US military spending $400 for every gallon of fuel used in Afghanistan
The Wall Street Journal published some interesting analysis: moving fuel and supplies in Afghanistan is so dangerous that the Air Force has increased the number of air drops (which combined with the border issues with Pakistan) now bring the cost of a gallon of fuel to $400.
“We’re going to burn a lot of gas to drop a lot of gas,” said Capt. Zack Albaugh, a California Air National Guard pilot deployed with the 774th Expeditionary Airlift Squadron.
“If you want us to drop something on a postage stamp, by God we’ll do it,” a C-17 pilot says. “But there’s only so many crews.”
From the WSJ report:
The cost and difficulty of fuel deliveries in places like Afghanistan is one major reason the Pentagon is working to overhaul the way the armed forces use energy, from developing aircraft that can run on biofuels to powering remote bases with solar panels or wind turbines.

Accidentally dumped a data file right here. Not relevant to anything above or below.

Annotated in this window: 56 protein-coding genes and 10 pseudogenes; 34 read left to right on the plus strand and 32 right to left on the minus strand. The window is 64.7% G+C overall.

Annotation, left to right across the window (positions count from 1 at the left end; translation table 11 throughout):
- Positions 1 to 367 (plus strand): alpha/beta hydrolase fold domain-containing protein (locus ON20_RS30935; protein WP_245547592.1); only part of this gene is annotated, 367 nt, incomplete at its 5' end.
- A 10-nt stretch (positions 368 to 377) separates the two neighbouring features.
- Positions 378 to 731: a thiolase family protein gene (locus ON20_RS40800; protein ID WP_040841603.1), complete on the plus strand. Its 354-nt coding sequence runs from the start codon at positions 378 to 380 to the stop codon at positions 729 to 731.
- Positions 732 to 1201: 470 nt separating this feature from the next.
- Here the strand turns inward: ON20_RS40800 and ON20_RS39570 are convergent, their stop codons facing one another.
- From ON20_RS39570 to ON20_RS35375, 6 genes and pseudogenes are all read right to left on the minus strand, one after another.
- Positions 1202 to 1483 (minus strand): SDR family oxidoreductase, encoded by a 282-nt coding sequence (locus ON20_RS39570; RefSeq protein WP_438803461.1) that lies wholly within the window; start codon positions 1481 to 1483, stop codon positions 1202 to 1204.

The planes dipped over the landscape, laden with pallets of fuel. A small parachute deployed from each C-130′s cargo door, sending 34,000 pounds of fuel clattering across the loading ramp, like the Coney Island Cyclone.
In the sky, parachutes blossomed, and the crates floated to the ground below. Aircrews based in Afghanistan fly missions around the clock to keep troops on the ground supplied. “We’ve been pretty busy,” said Capt. Jose Ariza, Capt. Albaugh’s crewmate.
The volume of cargo drop escalated exponentially since 2005.
The sheer volume of air-dropped cargo is swiftly rising. In 2005, Air Force planes dropped around two million pounds of supplies to troops in Afghanistan. Last year, they delivered around 60 million pounds by airdrop. By the end of this year, officials say, they expect to drop around 90 million pounds of food, water, ammunition and fuel to bases in the country.
Full article: http://online.wsj.com/article/SB10001424052970204903804577080613427403928.html